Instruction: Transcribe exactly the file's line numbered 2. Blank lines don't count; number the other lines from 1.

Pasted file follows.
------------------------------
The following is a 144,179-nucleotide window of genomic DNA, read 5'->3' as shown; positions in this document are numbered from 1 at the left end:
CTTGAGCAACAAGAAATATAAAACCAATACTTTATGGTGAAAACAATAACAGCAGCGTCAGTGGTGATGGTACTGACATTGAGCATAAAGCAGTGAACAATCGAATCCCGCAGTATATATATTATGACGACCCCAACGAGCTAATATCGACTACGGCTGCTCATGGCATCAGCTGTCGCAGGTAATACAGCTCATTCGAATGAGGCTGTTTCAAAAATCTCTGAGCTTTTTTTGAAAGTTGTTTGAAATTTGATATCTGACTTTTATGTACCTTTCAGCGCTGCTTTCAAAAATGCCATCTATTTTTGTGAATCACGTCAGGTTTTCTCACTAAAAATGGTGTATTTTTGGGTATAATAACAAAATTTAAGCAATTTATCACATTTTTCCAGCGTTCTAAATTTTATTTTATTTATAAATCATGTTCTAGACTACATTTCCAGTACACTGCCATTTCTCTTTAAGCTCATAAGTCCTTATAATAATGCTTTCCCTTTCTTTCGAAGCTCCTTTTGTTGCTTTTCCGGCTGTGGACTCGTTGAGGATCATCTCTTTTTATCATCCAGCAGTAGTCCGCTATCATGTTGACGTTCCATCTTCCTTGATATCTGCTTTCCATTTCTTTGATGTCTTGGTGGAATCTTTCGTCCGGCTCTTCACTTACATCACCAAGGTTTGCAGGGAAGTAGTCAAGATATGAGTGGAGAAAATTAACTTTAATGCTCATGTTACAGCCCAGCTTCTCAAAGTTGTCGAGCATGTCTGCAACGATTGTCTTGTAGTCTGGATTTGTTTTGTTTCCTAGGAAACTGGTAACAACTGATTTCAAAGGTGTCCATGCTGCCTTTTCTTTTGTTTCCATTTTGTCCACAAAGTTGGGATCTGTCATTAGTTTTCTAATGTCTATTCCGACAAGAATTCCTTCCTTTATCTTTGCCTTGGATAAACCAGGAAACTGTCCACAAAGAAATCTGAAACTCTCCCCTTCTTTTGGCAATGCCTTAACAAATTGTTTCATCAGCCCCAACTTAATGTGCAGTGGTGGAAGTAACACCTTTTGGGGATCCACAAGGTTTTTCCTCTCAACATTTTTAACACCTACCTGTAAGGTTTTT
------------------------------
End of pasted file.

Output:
CTTGAGCAACAAGAAATATAAAACCAATACTTTATGGTGAAAACAATAACAGCAGCGTCAGTGGTGATGGTACTGACATTGAGCATAAAGCAGTGAACAATCGAATCCCGCAGTATATATATTATGACGACCCCAACGAGCTAATATCGACTACGGCTGCTCATGGCATCAGCTGTCGCAGGTAATACAGCTCATTCGAATGAGGCTGTTTCAAAAATCTCTGAGCTTTTTTTGAAAGTTGTTTGAAATTTGATATCTGACTTTTATGTACCTTTCAGCGCTGCTTTCAAAAATGCCATCTATTTTTGTGAATCACGTCAGGTTTTCTCACTAAAAATGGTGTATTTTTGGGTATAATAACAAAATTTAAGCAATTTATCACATTTTTCCAGCGTTCTAAATTTTATTTTATTTATAAATCATGTTCTAGACTACATTTCCAGTACACTGCCATTTCTCTTTAAGCTCATAAGTCCTTATAATAATGCTTTCCCTTTCTTTCGAAGCTCCTTTTGTTGCTTTTCCGGCTGTGGACTCGTTGAGGATCATCTCTTTTTATCATCCAGCAGTAGTCCGCTATCATGTTGACGTTCCATCTTCCTTGATATCTGCTTTCCATTTCTTTGATGTCTTGGTGGAATCTTTCGTCCGGCTCTTCACTTACATCACCAAGGTTTGCAGGGAAGTAGTCAAGATATGAGTGGAGAAAATTAACTTTAATGCTCATGTTACAGCCCAGCTTCTCAAAGTTGTCGAGCATGTCTGCAACGATTGTCTTGTAGTCTGGATTTGTTTTGTTTCCTAGGAAACTGGTAACAACTGATTTCAAAGGTGTCCATGCTGCCTTTTCTTTTGTTTCCATTTTGTCCACAAAGTTGGGATCTGTCATTAGTTTTCTAATGTCTATTCCGACAAGAATTCCTTCCTTTATCTTTGCCTTGGATAAACCAGGAAACTGTCCACAAAGAAATCTGAAACTCTCCCCTTCTTTTGGCAATGCCTTAACAAATTGTTTCATCAGCCCCAACTTAATGTGCAGTGGTGGAAGTAACACCTTTTGGGGATCCACAAGGTTTTTCCTCTCAACATTTTTAACACCTACCTGTAAGGTTTTT